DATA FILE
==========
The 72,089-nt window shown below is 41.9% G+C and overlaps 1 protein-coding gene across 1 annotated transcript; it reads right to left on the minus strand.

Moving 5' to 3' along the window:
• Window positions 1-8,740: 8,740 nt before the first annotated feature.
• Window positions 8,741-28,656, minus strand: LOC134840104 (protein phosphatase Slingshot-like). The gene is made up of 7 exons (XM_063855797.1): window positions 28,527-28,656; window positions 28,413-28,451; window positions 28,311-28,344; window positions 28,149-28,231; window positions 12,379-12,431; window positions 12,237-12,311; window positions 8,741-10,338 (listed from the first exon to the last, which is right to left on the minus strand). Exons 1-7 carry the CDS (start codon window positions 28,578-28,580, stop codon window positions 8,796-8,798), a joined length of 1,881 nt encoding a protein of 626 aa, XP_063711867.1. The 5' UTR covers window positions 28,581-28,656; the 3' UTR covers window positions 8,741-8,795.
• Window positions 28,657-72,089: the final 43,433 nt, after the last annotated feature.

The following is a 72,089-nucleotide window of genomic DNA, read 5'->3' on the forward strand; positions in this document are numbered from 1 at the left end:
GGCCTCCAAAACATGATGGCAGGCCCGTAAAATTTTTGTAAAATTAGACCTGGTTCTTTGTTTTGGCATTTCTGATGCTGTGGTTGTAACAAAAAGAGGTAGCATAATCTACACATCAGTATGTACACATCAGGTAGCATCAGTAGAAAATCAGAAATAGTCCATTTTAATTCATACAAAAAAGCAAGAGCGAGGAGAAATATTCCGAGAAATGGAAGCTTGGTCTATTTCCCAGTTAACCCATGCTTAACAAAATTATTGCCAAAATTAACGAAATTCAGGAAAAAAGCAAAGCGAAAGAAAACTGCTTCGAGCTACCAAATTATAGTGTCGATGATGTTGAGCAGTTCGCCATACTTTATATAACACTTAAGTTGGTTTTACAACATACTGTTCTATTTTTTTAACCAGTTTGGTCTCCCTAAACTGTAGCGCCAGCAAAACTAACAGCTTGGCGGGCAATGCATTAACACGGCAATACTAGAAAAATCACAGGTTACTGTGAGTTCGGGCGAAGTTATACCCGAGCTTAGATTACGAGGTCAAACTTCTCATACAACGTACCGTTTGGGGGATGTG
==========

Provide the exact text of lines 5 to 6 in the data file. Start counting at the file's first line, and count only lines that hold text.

• Window positions 28,657-72,089: the final 43,433 nt, after the last annotated feature.

The following is a 72,089-nucleotide window of genomic DNA, read 5'->3' on the forward strand; positions in this document are numbered from 1 at the left end: